Call them “living wages” or “extreme wage initiatives,” but wage increases are coming to America’s workers. Industry groups such as the American Hotel & Lodging Association and the Asian American Hotel Owners Association have been working to keep these increases at bay, going so far as to sue the city of Los Angeles for being the first to up employee earnings, but soon the interest groups will be fighting a battle on both coasts.

On Thursday, the minimum wage in New York City will be increasing from $8.75 to $9 per hour, while tipped workers will see an increase from $5 ($5.65 for service workers outside of food services) to $7.50. According to The Wall Street Journal, that bump is nothing compared to the planned $15 an hour wage New York governor Andrew Cuomo is pushing for when the next legislative session begins Jan. 13.

The wage increase continues to have its critics, including Ed Cox, chairman of the state Republican party, who called the plan a “disaster, particularly for upstate New York.”

The Santa Monica Lookout reported that, back in California, the city of Santa Monica is planning on raising its minimum wage to $15 an hour as well, shooting to complete the raise by 2020. The city is considering raising all hotel worker wages to $15.37 by 2017, but would exclude unionized workers. The city council will commence Jan. 12, and hotel owners previously blocked a local wage law in the city in 2002.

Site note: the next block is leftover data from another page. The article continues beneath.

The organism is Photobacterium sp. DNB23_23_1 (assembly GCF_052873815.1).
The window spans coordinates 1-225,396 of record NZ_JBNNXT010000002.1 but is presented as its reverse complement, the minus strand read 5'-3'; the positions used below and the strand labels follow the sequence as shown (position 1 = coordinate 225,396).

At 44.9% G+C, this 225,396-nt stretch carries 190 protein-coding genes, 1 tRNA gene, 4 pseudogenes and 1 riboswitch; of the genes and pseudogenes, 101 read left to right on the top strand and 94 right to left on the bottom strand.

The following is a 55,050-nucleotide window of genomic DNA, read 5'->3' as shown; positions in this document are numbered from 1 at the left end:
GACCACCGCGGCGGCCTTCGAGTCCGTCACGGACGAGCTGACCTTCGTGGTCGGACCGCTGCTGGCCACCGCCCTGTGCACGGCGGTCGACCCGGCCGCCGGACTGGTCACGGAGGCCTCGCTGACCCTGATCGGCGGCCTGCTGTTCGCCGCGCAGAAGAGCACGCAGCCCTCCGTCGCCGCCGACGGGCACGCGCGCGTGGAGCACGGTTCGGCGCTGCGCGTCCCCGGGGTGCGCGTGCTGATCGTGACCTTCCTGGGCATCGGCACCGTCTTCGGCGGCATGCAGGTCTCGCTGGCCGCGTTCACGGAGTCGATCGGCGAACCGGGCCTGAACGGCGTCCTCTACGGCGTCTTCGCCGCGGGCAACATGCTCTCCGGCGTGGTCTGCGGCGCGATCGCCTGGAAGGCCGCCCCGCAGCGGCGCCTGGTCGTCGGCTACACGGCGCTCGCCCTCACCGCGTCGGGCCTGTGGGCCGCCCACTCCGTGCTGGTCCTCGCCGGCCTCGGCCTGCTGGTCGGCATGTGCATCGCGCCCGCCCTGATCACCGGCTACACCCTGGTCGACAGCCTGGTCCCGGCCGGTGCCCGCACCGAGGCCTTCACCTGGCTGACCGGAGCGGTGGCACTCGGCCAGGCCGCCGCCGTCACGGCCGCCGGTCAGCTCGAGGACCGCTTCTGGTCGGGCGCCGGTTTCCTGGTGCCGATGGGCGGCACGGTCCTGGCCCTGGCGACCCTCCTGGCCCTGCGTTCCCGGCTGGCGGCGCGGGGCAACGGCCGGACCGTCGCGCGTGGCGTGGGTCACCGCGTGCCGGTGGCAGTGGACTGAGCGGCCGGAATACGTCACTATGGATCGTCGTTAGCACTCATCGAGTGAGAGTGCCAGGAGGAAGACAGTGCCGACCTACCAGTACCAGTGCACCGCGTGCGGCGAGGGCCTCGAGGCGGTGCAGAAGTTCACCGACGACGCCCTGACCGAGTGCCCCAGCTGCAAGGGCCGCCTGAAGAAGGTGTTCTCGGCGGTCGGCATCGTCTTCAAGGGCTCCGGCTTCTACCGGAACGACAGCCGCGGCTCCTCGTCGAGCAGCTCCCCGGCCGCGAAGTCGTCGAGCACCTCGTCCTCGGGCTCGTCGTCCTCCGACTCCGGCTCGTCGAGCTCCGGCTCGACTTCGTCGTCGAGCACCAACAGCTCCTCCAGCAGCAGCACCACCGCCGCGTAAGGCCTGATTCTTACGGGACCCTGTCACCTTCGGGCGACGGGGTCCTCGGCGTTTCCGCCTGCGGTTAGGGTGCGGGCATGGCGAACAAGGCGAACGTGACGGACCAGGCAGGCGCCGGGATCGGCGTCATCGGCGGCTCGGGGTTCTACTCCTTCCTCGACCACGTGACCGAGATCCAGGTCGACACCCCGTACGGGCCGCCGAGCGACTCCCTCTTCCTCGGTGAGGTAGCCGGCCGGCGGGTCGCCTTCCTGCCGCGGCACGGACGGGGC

While job creation in the industry continues to rapidly increase, there are rumblings that a wage increase will put a stopper on that, though reports have been contradictory. Data from the Bureau of Labor Statistics showed the downtown Los Angeles hospitality sector has shrunk by almost 5 percent since mid-2014, compared to the rest of the state’s 2.5-percent job growth. At the same time, a report from two Cornell School of Hotel Administration faculty members found a “nominal” wage hike would have no negative impact on the service industry.

With the Inquisitr reporting that at least 14 states will increase their minimum wages this year, evidence continues to mount that this is the direction the industry is heading. More data will arise after implementation, but for now hotels should prepare for the prospect of a bigger payday for workers.

This article originally appears on Hotelmanagement

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